for a drum ,bottle of red is the exchange rate.Showed wife and she is impressed .
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Post Options Post Options   Likes (0) Likes(0)   Quote Kandrew Quote  Post ReplyReply Direct Link To This Post Posted: 08 Jan 2022 at 2:15pm
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Originally posted by Keith C Keith C wrote:

I used to hot smoke ‘couta commercially in Africa on a 44 gal. drum using pieces of oak & a wet hessian bag as lid. Worked like a dream for many years.

To adjust the temperature, I adjusted the height of the fish in the barrel i.e. the distance from the heat.
Interesting did you sell it to the local market, never had couta was it nice smoked.
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Post Options Post Options   Likes (0) Likes(0)   Quote Keith C Quote  Post ReplyReply Direct Link To This Post Posted: 08 Jan 2022 at 5:06pm
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Originally posted by Kandrew Kandrew wrote:

Interesting did you sell it to the local market, never had couta was it nice smoked.


Coutta (snoek) is a local delicacy in the southern regions of South Africa. Can be used in many forms besides smoked. Fresh on a bbq (including basted with garlic butter or apricot jam). Salted then wind dried for preservation (‘gesoute snoek’) , and used as the base ingredient in a traditional sautéed dish with tomatoes, onions and potatoes (“smoorsnoek”). Smoked it also makes an excellent pate. I used to sell smoked & pate countrywide in NZ to ex-pats & Kiwis for a few years until the demand and the health regulations got the better of me and my other full-time job.
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Post Options Post Options   Likes (0) Likes(0)   Quote Kandrew Quote  Post ReplyReply Direct Link To This Post Posted: 08 Jan 2022 at 5:54pm
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Originally posted by Keith C Keith C wrote:

Originally posted by Kandrew Kandrew wrote:

Interesting did you sell it to the local market, never had couta was it nice smoked.


Coutta (snoek) is a local delicacy in the southern regions of South Africa. Can be used in many forms besides smoked. Fresh on a bbq (including basted with garlic butter or apricot jam). Salted then wind dried for preservation (‘gesoute snoek’) , and used as the base ingredient in a traditional sautéed dish with tomatoes, onions and potatoes (“smoorsnoek”). Smoked it also makes an excellent pate. I used to sell smoked & pate countrywide in NZ to ex-pats & Kiwis for a few years until the demand and the health regulations got the better of me and my other full-time job.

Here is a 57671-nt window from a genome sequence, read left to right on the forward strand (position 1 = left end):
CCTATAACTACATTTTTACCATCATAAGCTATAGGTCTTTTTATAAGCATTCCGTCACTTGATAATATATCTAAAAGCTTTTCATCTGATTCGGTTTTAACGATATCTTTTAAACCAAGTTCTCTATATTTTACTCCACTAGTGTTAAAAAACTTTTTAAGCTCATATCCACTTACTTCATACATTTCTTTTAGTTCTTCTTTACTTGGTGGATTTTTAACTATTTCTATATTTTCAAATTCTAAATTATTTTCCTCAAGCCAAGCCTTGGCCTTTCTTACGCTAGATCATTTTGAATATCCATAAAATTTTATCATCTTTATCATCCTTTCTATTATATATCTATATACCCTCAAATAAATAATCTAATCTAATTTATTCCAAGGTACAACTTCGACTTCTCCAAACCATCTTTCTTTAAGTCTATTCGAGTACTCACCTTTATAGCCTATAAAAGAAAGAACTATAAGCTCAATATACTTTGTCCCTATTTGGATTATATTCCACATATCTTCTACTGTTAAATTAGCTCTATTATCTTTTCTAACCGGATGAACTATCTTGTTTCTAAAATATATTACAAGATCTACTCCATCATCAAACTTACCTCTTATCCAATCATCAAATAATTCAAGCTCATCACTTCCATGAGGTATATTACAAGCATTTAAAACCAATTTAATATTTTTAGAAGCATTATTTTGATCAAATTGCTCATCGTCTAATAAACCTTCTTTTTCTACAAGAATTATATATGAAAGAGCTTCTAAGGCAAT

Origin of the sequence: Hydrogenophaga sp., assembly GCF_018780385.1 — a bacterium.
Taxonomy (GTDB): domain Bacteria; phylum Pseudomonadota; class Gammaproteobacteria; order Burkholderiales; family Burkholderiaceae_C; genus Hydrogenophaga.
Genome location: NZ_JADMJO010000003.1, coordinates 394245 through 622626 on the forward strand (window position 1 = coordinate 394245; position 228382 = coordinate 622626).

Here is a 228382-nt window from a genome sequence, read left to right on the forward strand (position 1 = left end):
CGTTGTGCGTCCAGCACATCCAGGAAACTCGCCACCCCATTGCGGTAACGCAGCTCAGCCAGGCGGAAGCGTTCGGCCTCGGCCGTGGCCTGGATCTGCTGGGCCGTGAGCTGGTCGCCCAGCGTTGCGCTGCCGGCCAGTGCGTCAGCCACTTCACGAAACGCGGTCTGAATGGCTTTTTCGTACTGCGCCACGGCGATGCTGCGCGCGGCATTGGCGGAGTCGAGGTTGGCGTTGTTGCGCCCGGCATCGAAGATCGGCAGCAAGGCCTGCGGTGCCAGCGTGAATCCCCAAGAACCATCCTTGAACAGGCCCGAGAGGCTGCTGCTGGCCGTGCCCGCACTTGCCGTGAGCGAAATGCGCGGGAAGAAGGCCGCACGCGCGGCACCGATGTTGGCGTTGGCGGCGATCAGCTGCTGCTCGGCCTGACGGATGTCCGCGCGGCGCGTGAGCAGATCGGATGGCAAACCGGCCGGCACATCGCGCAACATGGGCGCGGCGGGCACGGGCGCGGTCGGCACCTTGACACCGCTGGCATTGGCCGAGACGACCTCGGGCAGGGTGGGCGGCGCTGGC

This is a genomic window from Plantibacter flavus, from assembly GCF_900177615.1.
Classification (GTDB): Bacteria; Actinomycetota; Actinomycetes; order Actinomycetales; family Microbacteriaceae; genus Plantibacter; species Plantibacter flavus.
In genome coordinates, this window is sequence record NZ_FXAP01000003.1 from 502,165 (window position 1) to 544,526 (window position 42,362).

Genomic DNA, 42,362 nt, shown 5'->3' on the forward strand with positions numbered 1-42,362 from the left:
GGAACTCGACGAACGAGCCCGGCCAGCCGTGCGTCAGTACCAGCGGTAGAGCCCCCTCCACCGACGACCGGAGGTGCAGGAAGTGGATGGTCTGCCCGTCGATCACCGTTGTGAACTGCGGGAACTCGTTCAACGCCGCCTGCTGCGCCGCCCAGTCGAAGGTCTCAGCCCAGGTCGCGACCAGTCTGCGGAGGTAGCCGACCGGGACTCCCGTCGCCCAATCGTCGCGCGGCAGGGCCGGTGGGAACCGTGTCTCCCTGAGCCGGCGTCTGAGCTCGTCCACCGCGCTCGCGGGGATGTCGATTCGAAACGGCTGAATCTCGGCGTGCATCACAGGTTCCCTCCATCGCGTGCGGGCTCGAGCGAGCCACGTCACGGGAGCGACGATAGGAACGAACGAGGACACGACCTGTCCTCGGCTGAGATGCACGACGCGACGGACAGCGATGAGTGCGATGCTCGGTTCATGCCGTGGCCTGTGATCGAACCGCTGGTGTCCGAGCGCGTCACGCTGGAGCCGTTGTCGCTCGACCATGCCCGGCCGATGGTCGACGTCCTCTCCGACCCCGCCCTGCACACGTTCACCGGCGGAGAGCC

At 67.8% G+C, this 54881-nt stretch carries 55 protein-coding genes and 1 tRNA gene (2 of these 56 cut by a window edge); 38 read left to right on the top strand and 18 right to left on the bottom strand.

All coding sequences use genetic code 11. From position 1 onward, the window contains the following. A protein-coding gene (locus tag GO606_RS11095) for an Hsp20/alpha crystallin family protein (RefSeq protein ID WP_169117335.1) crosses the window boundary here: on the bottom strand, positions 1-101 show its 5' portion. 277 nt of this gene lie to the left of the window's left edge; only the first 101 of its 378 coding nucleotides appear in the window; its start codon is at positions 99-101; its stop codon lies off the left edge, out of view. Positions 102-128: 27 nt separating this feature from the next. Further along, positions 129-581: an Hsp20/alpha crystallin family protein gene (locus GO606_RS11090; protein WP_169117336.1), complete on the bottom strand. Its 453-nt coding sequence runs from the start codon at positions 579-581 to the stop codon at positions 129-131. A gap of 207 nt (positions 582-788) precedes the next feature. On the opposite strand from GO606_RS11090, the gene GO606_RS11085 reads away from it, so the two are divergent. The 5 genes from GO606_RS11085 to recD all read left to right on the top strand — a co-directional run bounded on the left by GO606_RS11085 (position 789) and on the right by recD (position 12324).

Fresh on a bbq basted with garlic butter sounds like the go but don’t know about the apricot jam.
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Post Options Post Options   Likes (0) Likes(0)   Quote RockCrashing Quote  Post ReplyReply Direct Link To This Post Posted: 08 Jan 2022 at 6:08pm
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Originally posted by Kandrew Kandrew wrote:

Originally posted by Keith C Keith C wrote:

Originally posted by Kandrew Kandrew wrote:

Interesting did you sell it to the local market, never had couta was it nice smoked.


Coutta (snoek) is a local delicacy in the southern regions of South Africa. Can be used in many forms besides smoked. Fresh on a bbq (including basted with garlic butter or apricot jam). Salted then wind dried for preservation (‘gesoute snoek’) , and used as the base ingredient in a traditional sautéed dish with tomatoes, onions and potatoes (“smoorsnoek”). Smoked it also makes an excellent pate. I used to sell smoked & pate countrywide in NZ to ex-pats & Kiwis for a few years until the demand and the health regulations got the better of me and my other full-time job.
Fresh on a bbq basted with garlic butter sounds like the go but don’t know about the apricot jam.
I realy would like very much to see some pictures Wink
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Post Options Post Options   Likes (1) Likes(1)   Quote Keith C Quote  Post ReplyReply Direct Link To This Post Posted: 08 Jan 2022 at 6:17pm
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There you go - couta with apricot glaze.
Many recipes available via Google for those longing for a piece of appetising couta😉